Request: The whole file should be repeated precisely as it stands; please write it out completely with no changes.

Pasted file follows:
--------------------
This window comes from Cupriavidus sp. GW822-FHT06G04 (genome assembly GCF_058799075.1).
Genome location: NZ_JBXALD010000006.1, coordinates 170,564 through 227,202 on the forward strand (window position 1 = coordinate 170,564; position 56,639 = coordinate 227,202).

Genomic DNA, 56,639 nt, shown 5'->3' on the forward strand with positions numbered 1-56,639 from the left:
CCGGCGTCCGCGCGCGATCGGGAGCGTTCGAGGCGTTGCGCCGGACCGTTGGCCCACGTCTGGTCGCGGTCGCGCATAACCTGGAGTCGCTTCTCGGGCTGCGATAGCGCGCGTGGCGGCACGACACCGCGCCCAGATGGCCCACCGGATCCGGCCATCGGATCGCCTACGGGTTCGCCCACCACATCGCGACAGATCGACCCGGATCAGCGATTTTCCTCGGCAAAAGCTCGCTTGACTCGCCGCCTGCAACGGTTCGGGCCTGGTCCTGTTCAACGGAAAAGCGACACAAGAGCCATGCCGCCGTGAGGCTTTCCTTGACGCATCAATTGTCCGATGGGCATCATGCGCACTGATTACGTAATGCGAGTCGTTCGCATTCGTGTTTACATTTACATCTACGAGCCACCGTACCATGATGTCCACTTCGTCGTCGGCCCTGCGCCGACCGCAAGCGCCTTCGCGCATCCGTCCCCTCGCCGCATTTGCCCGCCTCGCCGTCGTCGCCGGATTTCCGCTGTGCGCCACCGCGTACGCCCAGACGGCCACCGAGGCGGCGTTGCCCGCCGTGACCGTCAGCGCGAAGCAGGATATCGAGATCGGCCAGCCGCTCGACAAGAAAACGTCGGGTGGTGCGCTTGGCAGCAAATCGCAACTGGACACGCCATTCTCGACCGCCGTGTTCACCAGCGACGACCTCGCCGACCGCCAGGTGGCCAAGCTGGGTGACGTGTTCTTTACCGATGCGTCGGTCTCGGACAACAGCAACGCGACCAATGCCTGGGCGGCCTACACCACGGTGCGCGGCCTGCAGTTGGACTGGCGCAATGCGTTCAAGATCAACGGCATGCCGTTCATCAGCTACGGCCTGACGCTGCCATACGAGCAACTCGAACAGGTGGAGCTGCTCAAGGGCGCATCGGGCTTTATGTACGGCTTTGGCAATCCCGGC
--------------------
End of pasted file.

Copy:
This window comes from Cupriavidus sp. GW822-FHT06G04 (genome assembly GCF_058799075.1).
Genome location: NZ_JBXALD010000006.1, coordinates 170,564 through 227,202 on the forward strand (window position 1 = coordinate 170,564; position 56,639 = coordinate 227,202).

Genomic DNA, 56,639 nt, shown 5'->3' on the forward strand with positions numbered 1-56,639 from the left:
CCGGCGTCCGCGCGCGATCGGGAGCGTTCGAGGCGTTGCGCCGGACCGTTGGCCCACGTCTGGTCGCGGTCGCGCATAACCTGGAGTCGCTTCTCGGGCTGCGATAGCGCGCGTGGCGGCACGACACCGCGCCCAGATGGCCCACCGGATCCGGCCATCGGATCGCCTACGGGTTCGCCCACCACATCGCGACAGATCGACCCGGATCAGCGATTTTCCTCGGCAAAAGCTCGCTTGACTCGCCGCCTGCAACGGTTCGGGCCTGGTCCTGTTCAACGGAAAAGCGACACAAGAGCCATGCCGCCGTGAGGCTTTCCTTGACGCATCAATTGTCCGATGGGCATCATGCGCACTGATTACGTAATGCGAGTCGTTCGCATTCGTGTTTACATTTACATCTACGAGCCACCGTACCATGATGTCCACTTCGTCGTCGGCCCTGCGCCGACCGCAAGCGCCTTCGCGCATCCGTCCCCTCGCCGCATTTGCCCGCCTCGCCGTCGTCGCCGGATTTCCGCTGTGCGCCACCGCGTACGCCCAGACGGCCACCGAGGCGGCGTTGCCCGCCGTGACCGTCAGCGCGAAGCAGGATATCGAGATCGGCCAGCCGCTCGACAAGAAAACGTCGGGTGGTGCGCTTGGCAGCAAATCGCAACTGGACACGCCATTCTCGACCGCCGTGTTCACCAGCGACGACCTCGCCGACCGCCAGGTGGCCAAGCTGGGTGACGTGTTCTTTACCGATGCGTCGGTCTCGGACAACAGCAACGCGACCAATGCCTGGGCGGCCTACACCACGGTGCGCGGCCTGCAGTTGGACTGGCGCAATGCGTTCAAGATCAACGGCATGCCGTTCATCAGCTACGGCCTGACGCTGCCATACGAGCAACTCGAACAGGTGGAGCTGCTCAAGGGCGCATCGGGCTTTATGTACGGCTTTGGCAATCCCGGC